THE PLEASURE OF HIS COMPANY by Paul B. Fay
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THE PLEASURE OF HIS COMPANY

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KIRKUS REVIEW

Everybody will find their own Kennedy moment in this personal memoir of a close friendship. For some, it will be JFK asking old buddy Fay to throw John-John in the air because his back prevents that singular, possibly atavistic, fatherly expression of affection. For others it will be Kennedy claiming he's ""...both too young and too old"" for marriage just before Jacqueline or his habitual self-satirization. Fay, who was made Under-Secretary of the Navy, was ""Redhead"" or ""Grand Old Lovable"" to JFK. The friendship dated from PT boat training days. The two had a lot in common. The author points out the obvious things--both Irish-American, Catholic, bachelers (to begin with) and Navy; it becomes clear that both also tried hard to please their demanding, domineering fathers. This anecdotal recall fills in the personal man who's been missing from the biggest books on Kennedy & Co. Unfortunately, Fay is addicted to the use of easily-guessed cuss blanks in reporting conversations and sometimes fails to name names in discussing political or inner Kennedy circle irritations. The ladies will love it and the men will read it, a sure guess since it all started in McCall's.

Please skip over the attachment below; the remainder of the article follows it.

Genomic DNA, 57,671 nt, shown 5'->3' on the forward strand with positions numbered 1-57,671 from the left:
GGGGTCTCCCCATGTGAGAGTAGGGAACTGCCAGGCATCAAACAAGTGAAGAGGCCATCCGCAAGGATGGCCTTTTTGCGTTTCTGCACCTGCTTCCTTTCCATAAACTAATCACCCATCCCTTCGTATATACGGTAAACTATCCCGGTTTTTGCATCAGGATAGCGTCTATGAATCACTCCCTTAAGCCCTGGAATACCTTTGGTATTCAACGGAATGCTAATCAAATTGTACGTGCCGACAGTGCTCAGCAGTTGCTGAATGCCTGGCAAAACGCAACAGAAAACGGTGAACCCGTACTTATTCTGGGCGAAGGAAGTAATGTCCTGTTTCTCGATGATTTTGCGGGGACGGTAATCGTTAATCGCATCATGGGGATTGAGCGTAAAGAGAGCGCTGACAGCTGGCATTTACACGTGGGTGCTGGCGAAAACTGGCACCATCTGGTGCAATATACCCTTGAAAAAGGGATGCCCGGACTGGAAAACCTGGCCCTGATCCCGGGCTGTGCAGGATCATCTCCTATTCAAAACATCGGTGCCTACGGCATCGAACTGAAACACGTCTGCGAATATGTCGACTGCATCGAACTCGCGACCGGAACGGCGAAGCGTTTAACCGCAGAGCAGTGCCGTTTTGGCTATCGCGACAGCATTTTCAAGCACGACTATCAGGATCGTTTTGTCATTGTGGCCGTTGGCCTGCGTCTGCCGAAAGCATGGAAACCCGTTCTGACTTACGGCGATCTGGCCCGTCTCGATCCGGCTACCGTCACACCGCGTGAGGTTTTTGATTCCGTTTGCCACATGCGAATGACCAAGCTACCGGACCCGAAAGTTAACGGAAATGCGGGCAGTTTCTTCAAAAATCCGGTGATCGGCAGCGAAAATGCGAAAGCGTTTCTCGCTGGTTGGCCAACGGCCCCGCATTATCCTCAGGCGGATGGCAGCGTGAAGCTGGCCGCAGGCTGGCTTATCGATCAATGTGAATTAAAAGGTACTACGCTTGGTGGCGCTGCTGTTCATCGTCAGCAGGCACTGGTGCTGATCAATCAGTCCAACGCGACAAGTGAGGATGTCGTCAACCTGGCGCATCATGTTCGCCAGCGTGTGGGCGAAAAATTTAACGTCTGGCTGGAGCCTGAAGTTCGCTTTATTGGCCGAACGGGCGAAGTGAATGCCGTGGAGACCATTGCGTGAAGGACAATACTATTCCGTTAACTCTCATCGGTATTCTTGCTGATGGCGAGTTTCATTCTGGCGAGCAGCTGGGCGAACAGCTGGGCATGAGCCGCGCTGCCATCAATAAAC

Pub Date: Sept. 7th, 1966
Publisher: Harper & Row